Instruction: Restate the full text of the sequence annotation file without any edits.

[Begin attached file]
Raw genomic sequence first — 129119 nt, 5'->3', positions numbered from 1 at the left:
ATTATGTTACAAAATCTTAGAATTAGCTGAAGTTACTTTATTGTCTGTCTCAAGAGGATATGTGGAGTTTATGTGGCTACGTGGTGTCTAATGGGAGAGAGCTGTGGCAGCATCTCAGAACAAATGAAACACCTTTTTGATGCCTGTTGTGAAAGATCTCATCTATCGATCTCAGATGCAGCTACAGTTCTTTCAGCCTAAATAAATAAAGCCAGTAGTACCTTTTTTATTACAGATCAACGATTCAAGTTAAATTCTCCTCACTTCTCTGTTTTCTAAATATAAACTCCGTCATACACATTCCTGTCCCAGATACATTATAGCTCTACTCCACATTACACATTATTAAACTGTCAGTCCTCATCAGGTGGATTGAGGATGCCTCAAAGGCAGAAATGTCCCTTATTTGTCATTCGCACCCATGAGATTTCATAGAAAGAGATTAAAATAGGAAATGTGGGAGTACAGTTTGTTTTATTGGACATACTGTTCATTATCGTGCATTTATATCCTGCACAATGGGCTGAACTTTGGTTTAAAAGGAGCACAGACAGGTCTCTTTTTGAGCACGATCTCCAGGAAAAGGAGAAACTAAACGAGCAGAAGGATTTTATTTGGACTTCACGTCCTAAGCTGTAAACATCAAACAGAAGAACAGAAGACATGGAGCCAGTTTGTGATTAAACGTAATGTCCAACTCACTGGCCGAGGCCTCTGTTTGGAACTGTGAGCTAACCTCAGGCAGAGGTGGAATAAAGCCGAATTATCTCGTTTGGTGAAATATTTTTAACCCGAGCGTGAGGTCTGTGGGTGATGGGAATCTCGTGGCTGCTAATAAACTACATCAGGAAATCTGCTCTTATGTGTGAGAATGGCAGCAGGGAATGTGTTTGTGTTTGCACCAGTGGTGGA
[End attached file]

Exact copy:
Raw genomic sequence first — 129119 nt, 5'->3', positions numbered from 1 at the left:
ATTATGTTACAAAATCTTAGAATTAGCTGAAGTTACTTTATTGTCTGTCTCAAGAGGATATGTGGAGTTTATGTGGCTACGTGGTGTCTAATGGGAGAGAGCTGTGGCAGCATCTCAGAACAAATGAAACACCTTTTTGATGCCTGTTGTGAAAGATCTCATCTATCGATCTCAGATGCAGCTACAGTTCTTTCAGCCTAAATAAATAAAGCCAGTAGTACCTTTTTTATTACAGATCAACGATTCAAGTTAAATTCTCCTCACTTCTCTGTTTTCTAAATATAAACTCCGTCATACACATTCCTGTCCCAGATACATTATAGCTCTACTCCACATTACACATTATTAAACTGTCAGTCCTCATCAGGTGGATTGAGGATGCCTCAAAGGCAGAAATGTCCCTTATTTGTCATTCGCACCCATGAGATTTCATAGAAAGAGATTAAAATAGGAAATGTGGGAGTACAGTTTGTTTTATTGGACATACTGTTCATTATCGTGCATTTATATCCTGCACAATGGGCTGAACTTTGGTTTAAAAGGAGCACAGACAGGTCTCTTTTTGAGCACGATCTCCAGGAAAAGGAGAAACTAAACGAGCAGAAGGATTTTATTTGGACTTCACGTCCTAAGCTGTAAACATCAAACAGAAGAACAGAAGACATGGAGCCAGTTTGTGATTAAACGTAATGTCCAACTCACTGGCCGAGGCCTCTGTTTGGAACTGTGAGCTAACCTCAGGCAGAGGTGGAATAAAGCCGAATTATCTCGTTTGGTGAAATATTTTTAACCCGAGCGTGAGGTCTGTGGGTGATGGGAATCTCGTGGCTGCTAATAAACTACATCAGGAAATCTGCTCTTATGTGTGAGAATGGCAGCAGGGAATGTGTTTGTGTTTGCACCAGTGGTGGA